Community Health Workers are vital to Arizona’s healthcare equity, workforce and communities

The Centers for Disease Control and Prevention’s (CDC) National Center for Chronic Disease Prevention and Health Promotion (NCCDPHP) defines a community health worker (CHW) as “a frontline public health worker who is a trusted member or has a particularly good understanding of the community served. A CHW serves as a liaison between health and social services and the community to facilitate access to services and to improve the quality and cultural competence of service delivery.”

In Arizona’s rural communities they are frequently called community health workers. In tribal nations and within the Indian Health Service, they are often known as community health representatives (CHRs). In Southern Arizona communities, they may be called promotoras or promotores.

No matter what title we use for these frontline public health workers, they have been a beloved and integral part of Arizona’s, as well as tribal nations’, communities’ healthcare systems for decades. CHW/CHR’s are often beloved superstars because they facilitate connections between community, healthcare and social service organizations with personal knowledge and background of the communities they serve and often can communicate with patients and community members in their native languages.

How to pay these superstars, however, has often presented a budgeting challenge. CHW certification is a key part of achieving payment for CHW services.

A success story published on the CDC’s Prevention Research Centers website titled “University of Arizona Prevention Research Center (AzPRC) and Public Health Partners Achieve State Certification Path for Community Health Workers,” describes the background of voluntary CHW certification in Arizona. The AzPRC led the development of partnerships with “the Arizona Department of Health Services (ADHS), the Arizona Community Health Workers Association (AzCHOW), and other CHW organizations to establish the Arizona CHW Workforce Coalition. This coalition then developed Arizona CHW core competencies and a scope of practice.” The Arizona CHW Workforce Coalition worked to educate legislators about CHWs and identify sustainable funding mechanisms as part of efforts to formalize voluntary CHW certification.

In 2018, the Arizona Legislature passed HB2324, and Governor Ducey signed it into law. HB2324 required the ADHS to establish qualifications, a scope of practice, and core competencies to certify CHWs. ADHS also established a voluntary certification program that outlined education and training program requirements and standards for CHW/CHR trainers. In November 2022, the ADHS published a Final Rule regarding the Voluntary Certification for Community Health Workers. This certification is required for CHW/CHR’s services to be eligible for Medicaid reimbursement. CHW certification pathways require combinations of education, training and CHW experience.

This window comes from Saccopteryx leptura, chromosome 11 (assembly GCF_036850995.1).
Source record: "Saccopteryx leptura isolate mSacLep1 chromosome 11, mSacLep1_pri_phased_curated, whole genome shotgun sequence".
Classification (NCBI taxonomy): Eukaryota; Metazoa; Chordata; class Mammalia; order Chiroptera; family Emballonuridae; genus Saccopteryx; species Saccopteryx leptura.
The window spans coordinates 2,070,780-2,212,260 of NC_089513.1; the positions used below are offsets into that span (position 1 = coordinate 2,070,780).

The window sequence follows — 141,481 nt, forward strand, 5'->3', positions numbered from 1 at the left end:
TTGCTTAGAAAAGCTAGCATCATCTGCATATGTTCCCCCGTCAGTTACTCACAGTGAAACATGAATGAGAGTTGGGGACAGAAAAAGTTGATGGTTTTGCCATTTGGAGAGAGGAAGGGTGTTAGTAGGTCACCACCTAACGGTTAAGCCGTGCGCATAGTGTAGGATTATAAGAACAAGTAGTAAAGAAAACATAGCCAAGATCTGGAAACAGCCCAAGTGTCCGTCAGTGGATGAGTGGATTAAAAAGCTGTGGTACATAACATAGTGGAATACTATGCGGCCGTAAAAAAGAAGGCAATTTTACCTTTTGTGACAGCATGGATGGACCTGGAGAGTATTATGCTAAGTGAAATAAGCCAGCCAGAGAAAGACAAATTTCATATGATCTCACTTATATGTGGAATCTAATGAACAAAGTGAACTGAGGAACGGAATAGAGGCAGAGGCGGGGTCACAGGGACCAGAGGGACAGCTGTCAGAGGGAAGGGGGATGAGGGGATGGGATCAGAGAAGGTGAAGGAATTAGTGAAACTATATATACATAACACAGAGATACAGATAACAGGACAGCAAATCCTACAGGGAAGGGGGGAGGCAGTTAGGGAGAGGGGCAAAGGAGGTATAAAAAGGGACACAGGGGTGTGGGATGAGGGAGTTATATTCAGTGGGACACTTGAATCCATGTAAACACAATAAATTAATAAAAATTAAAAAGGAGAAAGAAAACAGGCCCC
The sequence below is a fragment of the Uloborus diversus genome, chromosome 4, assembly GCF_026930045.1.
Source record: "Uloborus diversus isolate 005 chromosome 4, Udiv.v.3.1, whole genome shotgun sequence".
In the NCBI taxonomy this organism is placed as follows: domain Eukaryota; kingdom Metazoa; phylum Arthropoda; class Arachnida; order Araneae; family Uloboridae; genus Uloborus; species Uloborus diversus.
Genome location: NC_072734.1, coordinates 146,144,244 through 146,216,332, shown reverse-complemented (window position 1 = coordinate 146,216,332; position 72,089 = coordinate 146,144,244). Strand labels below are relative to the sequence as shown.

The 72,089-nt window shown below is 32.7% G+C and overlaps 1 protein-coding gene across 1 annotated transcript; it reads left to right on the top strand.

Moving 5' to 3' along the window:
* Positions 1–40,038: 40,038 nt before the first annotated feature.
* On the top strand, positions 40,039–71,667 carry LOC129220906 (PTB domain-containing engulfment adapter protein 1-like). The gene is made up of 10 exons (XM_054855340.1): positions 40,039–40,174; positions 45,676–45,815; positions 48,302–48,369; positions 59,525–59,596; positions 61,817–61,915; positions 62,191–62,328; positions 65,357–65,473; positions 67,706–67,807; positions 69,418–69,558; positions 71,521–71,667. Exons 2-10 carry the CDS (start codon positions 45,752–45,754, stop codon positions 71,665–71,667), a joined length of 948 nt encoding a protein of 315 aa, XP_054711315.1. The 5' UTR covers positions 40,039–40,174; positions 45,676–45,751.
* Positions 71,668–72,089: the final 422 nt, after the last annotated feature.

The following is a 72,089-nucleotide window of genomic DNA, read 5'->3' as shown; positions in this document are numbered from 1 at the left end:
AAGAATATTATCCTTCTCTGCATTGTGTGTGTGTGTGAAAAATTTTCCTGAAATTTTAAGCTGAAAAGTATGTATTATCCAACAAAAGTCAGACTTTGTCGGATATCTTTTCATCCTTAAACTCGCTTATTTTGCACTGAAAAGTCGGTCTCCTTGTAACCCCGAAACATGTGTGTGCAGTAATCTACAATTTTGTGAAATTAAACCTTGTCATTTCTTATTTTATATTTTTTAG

Arizona’s Medicaid program, the Arizona Health Care Cost Containment System (AHCCCS), subsequently introduced a plan to enable healthcare and community service organizations to bill Medicaid for CHW services. Specifically, it includes dedicated codes for certified CHW/CHR services. For example, several billable service codes for certified CHW/CHR’s address education and training provided to an individual patient in 30-minute increments, as well for groups of two to four patients, and another for five to eight patients. CHW/CHRs may also provide services via telehealth. Answer A12 in the AHCCCS FAQ’s Community Health Worker/Community Health Representative PDF states that “CHW/CHR Medicaid covered services may be provided via telehealth so long as they align with the telehealth requirements outlined in the AHCCCS Medical Policy Manual 320-I.” The AHCCCS Medical Policy Manual 320-I PDF includes conditions and limitations for telehealth services including maintaining privacy and confidentiality, obtaining informed consent and more.

Arizona’s certified CHW’s scope of practice, roles and activities are detailed in Figure 1.

Figure 1 Excerpt from the Arizona Administrative Registrar that lists a certified CHW’s scope of practice, along with other roles and activities that a CHW may and may not participate in.

Kyle Sawyer, assistant director of public policy and strategic planning at AHCCCS, expounded on CHW/CHR’s during his presentation at the Arizona Telemedicine Program’s 2023 Arizona Telehealth Policy Summit last October.